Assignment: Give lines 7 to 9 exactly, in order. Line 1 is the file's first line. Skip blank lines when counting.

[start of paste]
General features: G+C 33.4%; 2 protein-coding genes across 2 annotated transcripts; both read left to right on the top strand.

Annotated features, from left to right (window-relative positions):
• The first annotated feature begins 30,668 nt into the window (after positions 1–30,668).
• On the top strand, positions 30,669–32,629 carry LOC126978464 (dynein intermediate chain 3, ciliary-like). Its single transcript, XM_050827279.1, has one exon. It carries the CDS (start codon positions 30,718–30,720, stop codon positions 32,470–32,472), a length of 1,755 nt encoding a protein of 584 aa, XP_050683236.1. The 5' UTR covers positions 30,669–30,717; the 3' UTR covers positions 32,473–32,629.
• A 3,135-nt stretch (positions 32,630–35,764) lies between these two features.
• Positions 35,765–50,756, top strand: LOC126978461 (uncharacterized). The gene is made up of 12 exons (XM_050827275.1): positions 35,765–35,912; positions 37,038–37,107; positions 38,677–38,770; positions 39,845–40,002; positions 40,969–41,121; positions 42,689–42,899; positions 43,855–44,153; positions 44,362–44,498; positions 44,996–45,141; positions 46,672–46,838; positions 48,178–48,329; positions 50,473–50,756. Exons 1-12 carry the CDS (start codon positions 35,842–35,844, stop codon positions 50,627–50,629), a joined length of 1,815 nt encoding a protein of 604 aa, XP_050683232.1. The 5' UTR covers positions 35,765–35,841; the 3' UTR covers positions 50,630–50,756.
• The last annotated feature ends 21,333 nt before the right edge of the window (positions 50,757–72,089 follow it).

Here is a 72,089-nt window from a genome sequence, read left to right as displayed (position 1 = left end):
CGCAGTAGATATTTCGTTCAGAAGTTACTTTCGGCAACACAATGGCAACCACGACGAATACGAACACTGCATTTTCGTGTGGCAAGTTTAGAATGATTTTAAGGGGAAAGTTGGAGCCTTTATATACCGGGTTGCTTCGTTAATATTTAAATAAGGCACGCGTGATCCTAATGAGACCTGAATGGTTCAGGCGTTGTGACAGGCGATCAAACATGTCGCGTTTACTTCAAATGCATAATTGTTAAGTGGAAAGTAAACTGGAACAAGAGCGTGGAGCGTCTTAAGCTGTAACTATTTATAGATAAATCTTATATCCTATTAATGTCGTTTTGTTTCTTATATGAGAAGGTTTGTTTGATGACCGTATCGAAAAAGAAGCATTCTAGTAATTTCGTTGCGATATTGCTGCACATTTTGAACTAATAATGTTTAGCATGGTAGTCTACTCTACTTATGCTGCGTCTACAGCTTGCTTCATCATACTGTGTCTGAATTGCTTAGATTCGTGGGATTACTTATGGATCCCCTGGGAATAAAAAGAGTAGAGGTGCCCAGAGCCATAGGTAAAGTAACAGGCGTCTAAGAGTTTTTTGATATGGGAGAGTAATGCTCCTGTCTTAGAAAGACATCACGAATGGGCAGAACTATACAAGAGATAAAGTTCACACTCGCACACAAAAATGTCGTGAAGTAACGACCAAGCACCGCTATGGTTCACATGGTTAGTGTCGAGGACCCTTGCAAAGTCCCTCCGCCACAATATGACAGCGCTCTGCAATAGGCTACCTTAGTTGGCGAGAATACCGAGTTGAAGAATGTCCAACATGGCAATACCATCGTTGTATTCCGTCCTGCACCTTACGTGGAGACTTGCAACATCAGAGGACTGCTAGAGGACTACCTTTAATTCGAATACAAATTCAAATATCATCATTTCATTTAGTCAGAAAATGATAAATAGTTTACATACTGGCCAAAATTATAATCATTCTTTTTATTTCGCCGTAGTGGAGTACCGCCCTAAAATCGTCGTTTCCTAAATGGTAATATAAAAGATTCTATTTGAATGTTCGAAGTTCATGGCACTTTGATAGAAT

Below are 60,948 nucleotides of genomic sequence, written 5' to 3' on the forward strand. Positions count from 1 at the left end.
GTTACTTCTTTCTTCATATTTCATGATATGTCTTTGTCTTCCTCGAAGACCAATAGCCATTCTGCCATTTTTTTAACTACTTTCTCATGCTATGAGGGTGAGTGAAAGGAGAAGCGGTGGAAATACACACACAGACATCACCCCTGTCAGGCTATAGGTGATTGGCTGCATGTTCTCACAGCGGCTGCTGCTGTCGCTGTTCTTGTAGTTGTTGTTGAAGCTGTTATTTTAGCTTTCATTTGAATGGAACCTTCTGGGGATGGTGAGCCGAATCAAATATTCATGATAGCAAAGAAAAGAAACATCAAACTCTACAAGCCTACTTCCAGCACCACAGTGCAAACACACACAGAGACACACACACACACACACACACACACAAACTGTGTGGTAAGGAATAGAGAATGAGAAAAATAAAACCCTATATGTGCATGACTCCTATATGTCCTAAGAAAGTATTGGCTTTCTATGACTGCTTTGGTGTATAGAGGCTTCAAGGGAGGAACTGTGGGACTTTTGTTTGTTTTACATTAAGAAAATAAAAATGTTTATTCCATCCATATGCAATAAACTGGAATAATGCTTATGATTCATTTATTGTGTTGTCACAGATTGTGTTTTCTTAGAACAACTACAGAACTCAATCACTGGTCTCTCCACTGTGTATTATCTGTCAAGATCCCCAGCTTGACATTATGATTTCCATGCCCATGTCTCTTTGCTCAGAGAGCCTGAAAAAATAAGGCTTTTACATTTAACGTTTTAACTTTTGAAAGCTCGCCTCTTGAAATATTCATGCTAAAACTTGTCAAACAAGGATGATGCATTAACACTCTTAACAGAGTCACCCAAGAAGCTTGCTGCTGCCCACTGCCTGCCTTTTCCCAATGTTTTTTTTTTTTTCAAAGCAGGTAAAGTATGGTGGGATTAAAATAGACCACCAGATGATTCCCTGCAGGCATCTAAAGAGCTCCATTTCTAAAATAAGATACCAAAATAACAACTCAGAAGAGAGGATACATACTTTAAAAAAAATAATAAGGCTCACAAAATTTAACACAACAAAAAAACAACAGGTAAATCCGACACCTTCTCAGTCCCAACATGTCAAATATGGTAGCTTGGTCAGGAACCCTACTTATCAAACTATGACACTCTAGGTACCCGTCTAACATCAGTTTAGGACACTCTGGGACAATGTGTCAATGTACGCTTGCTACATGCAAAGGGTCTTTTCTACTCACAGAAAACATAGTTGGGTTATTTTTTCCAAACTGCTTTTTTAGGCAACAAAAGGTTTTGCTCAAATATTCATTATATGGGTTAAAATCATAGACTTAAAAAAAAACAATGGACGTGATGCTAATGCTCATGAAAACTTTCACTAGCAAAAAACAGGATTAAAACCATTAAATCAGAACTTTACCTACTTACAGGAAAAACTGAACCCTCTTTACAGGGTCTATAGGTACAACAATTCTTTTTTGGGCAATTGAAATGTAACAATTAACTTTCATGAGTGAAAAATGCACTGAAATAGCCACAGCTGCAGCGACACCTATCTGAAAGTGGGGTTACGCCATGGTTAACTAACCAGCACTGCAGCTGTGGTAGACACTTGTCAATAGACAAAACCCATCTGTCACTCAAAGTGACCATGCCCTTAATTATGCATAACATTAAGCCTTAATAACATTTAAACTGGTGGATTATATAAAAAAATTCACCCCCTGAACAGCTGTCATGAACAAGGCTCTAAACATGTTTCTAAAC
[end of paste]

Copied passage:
• The last annotated feature ends 21,333 nt before the right edge of the window (positions 50,757–72,089 follow it).

Here is a 72,089-nt window from a genome sequence, read left to right as displayed (position 1 = left end):
CGCAGTAGATATTTCGTTCAGAAGTTACTTTCGGCAACACAATGGCAACCACGACGAATACGAACACTGCATTTTCGTGTGGCAAGTTTAGAATGATTTTAAGGGGAAAGTTGGAGCCTTTATATACCGGGTTGCTTCGTTAATATTTAAATAAGGCACGCGTGATCCTAATGAGACCTGAATGGTTCAGGCGTTGTGACAGGCGATCAAACATGTCGCGTTTACTTCAAATGCATAATTGTTAAGTGGAAAGTAAACTGGAACAAGAGCGTGGAGCGTCTTAAGCTGTAACTATTTATAGATAAATCTTATATCCTATTAATGTCGTTTTGTTTCTTATATGAGAAGGTTTGTTTGATGACCGTATCGAAAAAGAAGCATTCTAGTAATTTCGTTGCGATATTGCTGCACATTTTGAACTAATAATGTTTAGCATGGTAGTCTACTCTACTTATGCTGCGTCTACAGCTTGCTTCATCATACTGTGTCTGAATTGCTTAGATTCGTGGGATTACTTATGGATCCCCTGGGAATAAAAAGAGTAGAGGTGCCCAGAGCCATAGGTAAAGTAACAGGCGTCTAAGAGTTTTTTGATATGGGAGAGTAATGCTCCTGTCTTAGAAAGACATCACGAATGGGCAGAACTATACAAGAGATAAAGTTCACACTCGCACACAAAAATGTCGTGAAGTAACGACCAAGCACCGCTATGGTTCACATGGTTAGTGTCGAGGACCCTTGCAAAGTCCCTCCGCCACAATATGACAGCGCTCTGCAATAGGCTACCTTAGTTGGCGAGAATACCGAGTTGAAGAATGTCCAACATGGCAATACCATCGTTGTATTCCGTCCTGCACCTTACGTGGAGACTTGCAACATCAGAGGACTGCTAGAGGACTACCTTTAATTCGAATACAAATTCAAATATCATCATTTCATTTAGTCAGAAAATGATAAATAGTTTACATACTGGCCAAAATTATAATCATTCTTTTTATTTCGCCGTAGTGGAGTACCGCCCTAAAATCGTCGTTTCCTAAATGGTAATATAAAAGATTCTATTTGAATGTTCGAAGTTCATGGCACTTTGATAGAAT